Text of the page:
Could this be part of the "number 23 conspiracy"? 8-)

June 30, 2010 at 11:40 AM  
Blogger Beekeepers Apprentice said...

The war on drugs was anything but. Walk into any jail, you see mostly blacks and other minorities. Walk into poor part of town, more of the same. The war on drugs was no war on drugs...it was a war on minorities. So, if this country wants to end the drug trade, then it's a simple solution, much like ending the liquor running during prohibition. Stop prohibiting it. There will always bee addicts, just like there are alcoholics now...but the violence will tone down, and the localities/states/federal government just might benefit from selling it out of brown-bag stores like we have here in VA for liquor, and taxing the daylights out of it.

July 1, 2010 at 4:37 AM  
Blogger Tom Harper said...

Snave: America's percentage of the world's dumbfucks who sit in front of the TV set, always tuned to the same channel, and believe everything that spews out of it -- I'll guess it's a much higher percentage than 23.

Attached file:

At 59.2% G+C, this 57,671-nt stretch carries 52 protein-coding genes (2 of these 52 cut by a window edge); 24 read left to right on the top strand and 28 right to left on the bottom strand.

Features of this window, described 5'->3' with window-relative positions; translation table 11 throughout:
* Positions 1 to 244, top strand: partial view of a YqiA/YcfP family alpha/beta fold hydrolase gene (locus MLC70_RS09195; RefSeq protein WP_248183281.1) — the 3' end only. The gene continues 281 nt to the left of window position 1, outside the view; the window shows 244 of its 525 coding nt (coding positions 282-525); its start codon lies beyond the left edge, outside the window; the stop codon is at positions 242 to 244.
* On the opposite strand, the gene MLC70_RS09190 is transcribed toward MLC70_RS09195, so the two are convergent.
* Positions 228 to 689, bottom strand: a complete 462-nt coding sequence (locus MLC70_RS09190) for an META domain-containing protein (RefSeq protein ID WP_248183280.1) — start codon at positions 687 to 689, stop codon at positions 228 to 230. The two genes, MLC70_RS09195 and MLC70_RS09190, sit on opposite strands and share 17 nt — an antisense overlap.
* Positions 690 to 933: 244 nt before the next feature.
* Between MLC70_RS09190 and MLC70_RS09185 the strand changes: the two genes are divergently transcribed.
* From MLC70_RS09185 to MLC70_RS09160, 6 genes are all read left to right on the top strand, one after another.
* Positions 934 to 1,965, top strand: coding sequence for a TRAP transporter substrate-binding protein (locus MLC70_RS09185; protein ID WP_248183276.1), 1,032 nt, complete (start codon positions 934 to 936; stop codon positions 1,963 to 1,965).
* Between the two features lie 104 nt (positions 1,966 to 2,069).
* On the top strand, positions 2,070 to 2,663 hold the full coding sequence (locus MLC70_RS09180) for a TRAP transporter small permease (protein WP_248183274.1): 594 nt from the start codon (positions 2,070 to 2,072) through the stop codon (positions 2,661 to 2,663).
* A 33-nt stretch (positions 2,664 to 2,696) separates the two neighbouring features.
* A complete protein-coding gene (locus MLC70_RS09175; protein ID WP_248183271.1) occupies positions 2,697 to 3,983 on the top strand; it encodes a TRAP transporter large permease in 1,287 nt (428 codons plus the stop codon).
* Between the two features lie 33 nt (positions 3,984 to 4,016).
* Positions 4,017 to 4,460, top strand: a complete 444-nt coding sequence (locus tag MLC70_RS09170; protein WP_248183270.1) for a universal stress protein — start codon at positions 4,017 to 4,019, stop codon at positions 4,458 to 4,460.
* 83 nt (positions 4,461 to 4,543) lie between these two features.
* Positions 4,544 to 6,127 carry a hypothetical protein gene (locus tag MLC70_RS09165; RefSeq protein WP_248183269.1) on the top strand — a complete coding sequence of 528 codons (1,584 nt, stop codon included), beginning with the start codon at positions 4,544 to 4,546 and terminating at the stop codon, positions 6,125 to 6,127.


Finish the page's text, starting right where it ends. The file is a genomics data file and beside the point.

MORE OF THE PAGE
Bee: You're exactly right. They can't call it a war on poor people or a war on other races, but that's what it is.

July 1, 2010 at 2:55 PM  
Anonymous S.W. Anderson said...

Tom, I don't think treatment should be mandatory for pot, but drugs like meth and cocaine are another matter. Both do incredible physical damage to the user. People involved with both also present a real danger to others.

I have compassion for alcoholics, but for the reasons stated above I wouldn't stand by while one chug-a-lugged a bottle of wood alcohol.

July 1, 2010 at 11:33 PM